» End of Life Care Where the World Finds Bioethics Tue, 28 Jun 2016 12:31:45 +0000 en-US hourly 1 End-Of-Life Care Better For Patients With Cancer, Dementia: Study Finds Tue, 28 Jun 2016 12:31:45 +0000 0 Canada Legalizes Physician-Assisted Dying Mon, 20 Jun 2016 12:53:30 +0000 0 Who May Die? California Patients and Doctors Wrestle With Assisted Suicide Fri, 10 Jun 2016 12:38:04 +0000 0 BioethicsTV: Grace and Frankie Kill Their Friend Wed, 08 Jun 2016 05:39:37 +0000 by Craig Klugman, Ph.D.

The Netflix series Grace and Frankie ended its second season with an end-of-life dilemma. The show has been hailed for its portrayal of active, interesting, and vibrant older characters and its embracing of families of all sizes, types, and colors.

Episode 11 introduces Babe, Frankie’s best friend and a free spirit who has spent her life traveling the world and collecting people. We learn that she lived life to its fullest and never shied away from a chance for adventure.…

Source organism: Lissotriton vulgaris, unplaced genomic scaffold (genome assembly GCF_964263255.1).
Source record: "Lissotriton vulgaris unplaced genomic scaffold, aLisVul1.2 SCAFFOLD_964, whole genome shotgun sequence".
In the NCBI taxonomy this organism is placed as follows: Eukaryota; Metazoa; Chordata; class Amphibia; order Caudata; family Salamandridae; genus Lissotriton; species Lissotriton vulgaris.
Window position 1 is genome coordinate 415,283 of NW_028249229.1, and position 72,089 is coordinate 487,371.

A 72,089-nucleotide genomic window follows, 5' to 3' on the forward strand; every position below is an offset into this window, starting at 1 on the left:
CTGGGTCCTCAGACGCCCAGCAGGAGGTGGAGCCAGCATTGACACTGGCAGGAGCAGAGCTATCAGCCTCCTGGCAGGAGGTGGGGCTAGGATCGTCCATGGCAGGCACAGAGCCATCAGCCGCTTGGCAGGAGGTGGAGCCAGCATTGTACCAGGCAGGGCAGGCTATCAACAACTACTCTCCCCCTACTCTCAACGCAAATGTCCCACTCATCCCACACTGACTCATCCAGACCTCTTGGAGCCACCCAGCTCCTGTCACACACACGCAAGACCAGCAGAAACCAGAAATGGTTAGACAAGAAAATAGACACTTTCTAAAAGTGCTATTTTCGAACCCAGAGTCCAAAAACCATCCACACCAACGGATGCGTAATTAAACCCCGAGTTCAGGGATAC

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Just 5% of Terminally-Ill Cancer Patients Fully Understand Prognosis, Study Finds Tue, 24 May 2016 12:36:54 +0000 0 BioethicsTV: Week of May 20 – Assisted suicide, public health crisis management, and making promises Fri, 20 May 2016 06:55:00 +0000 Chicago Med
In its first season finale (episode 18), Dr. Downey arrives in the emergency department in distress—he is bleeding from his liver as a side effect from his cancer treatment. When he does not awake from the anesthesia, Dr. Rhodes, his protégé, suspects a stroke during surgery. A CT scan shows that Downey did not have a stroke, but rather has a large, inoperable brain tumor—his cancer has metastasized. We are told that his future prognosis is grim and that he is in unrelievable pain.…

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How Much Time Is Left? Doctors, Loved Ones Often Disagree Wed, 18 May 2016 12:04:43 +0000 0 WHEN DO YOU GIVE UP ON TREATING A CHILD WITH CANCER? Fri, 13 May 2016 12:41:49 +0000 0 Euthanasia for Reasons of Mental Health Thu, 12 May 2016 21:35:40 +0000 by Craig Klugman, Ph.D.